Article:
Success can be something that is gentle. It doesn’t have to be huge. Most importantly, we don’t have to keep measuring ourselves up to bigger definitions of success and consequently feel like a failure.

This poem written by Ralph Waldo Emerson sums this up beautifully.  It was recently read at my friend’s mum’s funeral and I found it deeply touching:

To laugh often and much;
To win the respect of intelligent people
and the affection of children;
To earn the appreciation of honest critics
and endure the betrayal of false friends;
To appreciate beauty, to find the best in others;
To leave the world a bit better, whether by a healthy child,
a garden patch or a redeemed social condition;
To know even one life has breathed easier because you have lived.
This is to have succeeded.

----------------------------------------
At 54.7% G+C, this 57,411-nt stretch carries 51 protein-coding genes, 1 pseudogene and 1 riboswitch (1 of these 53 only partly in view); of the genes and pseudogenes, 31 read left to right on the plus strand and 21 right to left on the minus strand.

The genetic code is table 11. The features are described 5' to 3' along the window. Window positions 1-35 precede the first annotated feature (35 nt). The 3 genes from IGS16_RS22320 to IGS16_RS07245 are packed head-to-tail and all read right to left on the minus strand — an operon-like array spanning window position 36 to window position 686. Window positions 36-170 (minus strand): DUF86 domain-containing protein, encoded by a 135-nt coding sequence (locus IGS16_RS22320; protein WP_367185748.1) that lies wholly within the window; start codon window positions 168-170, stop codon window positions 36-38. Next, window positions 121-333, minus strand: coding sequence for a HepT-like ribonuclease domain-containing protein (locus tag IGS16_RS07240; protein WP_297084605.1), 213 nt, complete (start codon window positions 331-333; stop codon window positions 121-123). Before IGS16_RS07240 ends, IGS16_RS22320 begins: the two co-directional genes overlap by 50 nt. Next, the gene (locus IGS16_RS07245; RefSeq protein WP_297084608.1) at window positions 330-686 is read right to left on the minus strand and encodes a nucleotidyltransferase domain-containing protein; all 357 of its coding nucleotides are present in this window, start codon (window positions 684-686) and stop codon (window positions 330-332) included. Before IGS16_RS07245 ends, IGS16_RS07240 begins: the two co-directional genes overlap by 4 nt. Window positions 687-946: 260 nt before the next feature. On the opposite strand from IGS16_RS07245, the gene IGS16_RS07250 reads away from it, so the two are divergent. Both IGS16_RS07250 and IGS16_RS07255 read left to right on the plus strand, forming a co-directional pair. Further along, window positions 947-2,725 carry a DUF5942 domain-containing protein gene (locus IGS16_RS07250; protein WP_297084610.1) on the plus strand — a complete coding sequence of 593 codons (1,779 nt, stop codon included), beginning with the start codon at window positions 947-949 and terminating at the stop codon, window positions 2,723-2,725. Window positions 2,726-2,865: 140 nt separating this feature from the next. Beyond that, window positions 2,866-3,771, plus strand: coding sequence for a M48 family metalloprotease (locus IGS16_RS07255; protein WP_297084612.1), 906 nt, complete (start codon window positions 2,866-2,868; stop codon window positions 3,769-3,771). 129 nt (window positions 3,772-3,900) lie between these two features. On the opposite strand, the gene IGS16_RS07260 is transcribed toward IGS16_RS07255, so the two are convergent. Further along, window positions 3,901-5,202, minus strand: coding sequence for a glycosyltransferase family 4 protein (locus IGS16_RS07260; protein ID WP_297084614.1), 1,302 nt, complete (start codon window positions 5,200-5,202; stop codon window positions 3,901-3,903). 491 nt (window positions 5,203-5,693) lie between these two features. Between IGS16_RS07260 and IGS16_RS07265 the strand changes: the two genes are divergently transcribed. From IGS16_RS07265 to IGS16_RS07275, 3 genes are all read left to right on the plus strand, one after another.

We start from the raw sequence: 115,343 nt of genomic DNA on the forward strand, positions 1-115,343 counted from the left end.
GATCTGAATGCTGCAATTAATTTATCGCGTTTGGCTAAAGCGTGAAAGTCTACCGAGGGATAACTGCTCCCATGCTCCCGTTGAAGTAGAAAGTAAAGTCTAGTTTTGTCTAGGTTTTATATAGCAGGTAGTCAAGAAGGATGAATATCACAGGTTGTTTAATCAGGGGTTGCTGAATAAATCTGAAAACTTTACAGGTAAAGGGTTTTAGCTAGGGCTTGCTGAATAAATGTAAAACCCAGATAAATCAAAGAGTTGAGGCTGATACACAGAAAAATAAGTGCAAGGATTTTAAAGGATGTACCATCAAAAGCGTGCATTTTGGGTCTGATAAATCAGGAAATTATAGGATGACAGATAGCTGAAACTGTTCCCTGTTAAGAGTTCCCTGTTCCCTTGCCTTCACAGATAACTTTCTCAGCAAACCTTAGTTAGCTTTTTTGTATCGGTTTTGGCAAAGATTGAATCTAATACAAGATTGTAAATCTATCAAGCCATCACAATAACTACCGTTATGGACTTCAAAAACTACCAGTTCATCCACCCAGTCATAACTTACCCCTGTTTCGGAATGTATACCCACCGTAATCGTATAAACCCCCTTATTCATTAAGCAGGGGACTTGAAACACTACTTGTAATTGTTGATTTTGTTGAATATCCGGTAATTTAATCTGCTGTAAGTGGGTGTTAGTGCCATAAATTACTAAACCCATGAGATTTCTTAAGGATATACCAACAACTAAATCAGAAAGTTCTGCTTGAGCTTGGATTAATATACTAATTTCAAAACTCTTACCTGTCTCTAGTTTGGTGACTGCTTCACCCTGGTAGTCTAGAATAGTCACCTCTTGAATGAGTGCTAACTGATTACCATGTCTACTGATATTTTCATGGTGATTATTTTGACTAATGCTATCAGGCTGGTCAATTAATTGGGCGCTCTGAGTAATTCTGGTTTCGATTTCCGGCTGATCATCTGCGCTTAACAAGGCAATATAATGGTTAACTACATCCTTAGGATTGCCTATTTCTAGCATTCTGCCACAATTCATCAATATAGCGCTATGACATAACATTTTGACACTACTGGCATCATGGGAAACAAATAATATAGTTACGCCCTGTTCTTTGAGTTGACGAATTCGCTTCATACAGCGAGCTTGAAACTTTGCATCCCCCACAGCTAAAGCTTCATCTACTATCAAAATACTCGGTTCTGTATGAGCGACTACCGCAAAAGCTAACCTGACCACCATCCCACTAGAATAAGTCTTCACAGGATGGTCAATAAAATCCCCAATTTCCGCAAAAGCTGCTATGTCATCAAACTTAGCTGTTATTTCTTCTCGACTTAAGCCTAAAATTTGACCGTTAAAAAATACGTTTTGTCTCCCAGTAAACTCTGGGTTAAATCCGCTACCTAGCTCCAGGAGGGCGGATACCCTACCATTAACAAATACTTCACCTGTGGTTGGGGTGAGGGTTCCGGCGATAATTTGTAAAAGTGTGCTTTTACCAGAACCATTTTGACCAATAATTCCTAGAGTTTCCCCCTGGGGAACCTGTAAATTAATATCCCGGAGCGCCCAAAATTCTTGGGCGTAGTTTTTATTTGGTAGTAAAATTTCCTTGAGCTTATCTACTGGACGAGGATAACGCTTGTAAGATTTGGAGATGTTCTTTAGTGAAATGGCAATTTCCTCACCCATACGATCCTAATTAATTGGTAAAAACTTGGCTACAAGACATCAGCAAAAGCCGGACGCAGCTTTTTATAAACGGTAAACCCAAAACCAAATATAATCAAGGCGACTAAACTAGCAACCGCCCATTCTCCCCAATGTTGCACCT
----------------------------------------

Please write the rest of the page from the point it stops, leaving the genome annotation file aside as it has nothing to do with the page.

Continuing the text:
Rushing from home or work

Some things take longer than you credit – like leaving home or work to go out. Packing up your bag, finding your mobile, keys, putting on shoes and coats.  All this faffing about takes time.  It might mean a few trips into rooms that you’ve already been into to find items.  And then you might need to go back and check if you’ve closed the windows, turned off the iron, locked the door, picked up the paperwork or book that you need ……

Sometimes, if you have plenty of time before you need to leave, you start doing other things or rest for a bit and then suddenly more time has passed than you reckoned and it’s a rush to leave again.

Rushing and panicking, if you’re behind time, can have an impact on the mind and body.  The back and neck can tighten, we can hold our breath, our heart can beat faster, our mind can go a bit manic.

So it’s worth factoring in time to find things, pack things, put things on.  And to pause.  To stop physically for a few moments to come to calm and to be able to think clearly.  Now breathe …..